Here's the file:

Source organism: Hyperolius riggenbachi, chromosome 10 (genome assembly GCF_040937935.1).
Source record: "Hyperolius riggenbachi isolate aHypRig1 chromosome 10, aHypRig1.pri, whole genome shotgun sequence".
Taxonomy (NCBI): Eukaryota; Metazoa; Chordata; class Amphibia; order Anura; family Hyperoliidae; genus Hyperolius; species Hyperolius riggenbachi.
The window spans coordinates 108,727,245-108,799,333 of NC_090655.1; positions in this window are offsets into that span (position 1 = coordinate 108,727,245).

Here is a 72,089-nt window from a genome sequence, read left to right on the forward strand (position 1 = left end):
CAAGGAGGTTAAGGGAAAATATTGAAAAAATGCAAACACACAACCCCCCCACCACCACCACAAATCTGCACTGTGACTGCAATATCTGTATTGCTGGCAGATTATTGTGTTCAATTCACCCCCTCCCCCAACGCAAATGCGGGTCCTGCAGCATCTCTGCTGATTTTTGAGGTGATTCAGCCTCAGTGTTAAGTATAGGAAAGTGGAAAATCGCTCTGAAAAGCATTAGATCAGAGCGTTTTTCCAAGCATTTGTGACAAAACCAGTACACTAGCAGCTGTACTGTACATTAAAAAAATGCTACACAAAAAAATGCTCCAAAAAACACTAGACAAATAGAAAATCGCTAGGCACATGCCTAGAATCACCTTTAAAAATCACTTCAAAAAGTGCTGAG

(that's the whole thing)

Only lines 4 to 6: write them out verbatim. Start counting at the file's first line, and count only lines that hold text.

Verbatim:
The window spans coordinates 108,727,245-108,799,333 of NC_090655.1; positions in this window are offsets into that span (position 1 = coordinate 108,727,245).

Here is a 72,089-nt window from a genome sequence, read left to right on the forward strand (position 1 = left end):
CAAGGAGGTTAAGGGAAAATATTGAAAAAATGCAAACACACAACCCCCCCACCACCACCACAAATCTGCACTGTGACTGCAATATCTGTATTGCTGGCAGATTATTGTGTTCAATTCACCCCCTCCCCCAACGCAAATGCGGGTCCTGCAGCATCTCTGCTGATTTTTGAGGTGATTCAGCCTCAGTGTTAAGTATAGGAAAGTGGAAAATCGCTCTGAAAAGCATTAGATCAGAGCGTTTTTCCAAGCATTTGTGACAAAACCAGTACACTAGCAGCTGTACTGTACATTAAAAAAATGCTACACAAAAAAATGCTCCAAAAAACACTAGACAAATAGAAAATCGCTAGGCACATGCCTAGAATCACCTTTAAAAATCACTTCAAAAAGTGCTGAG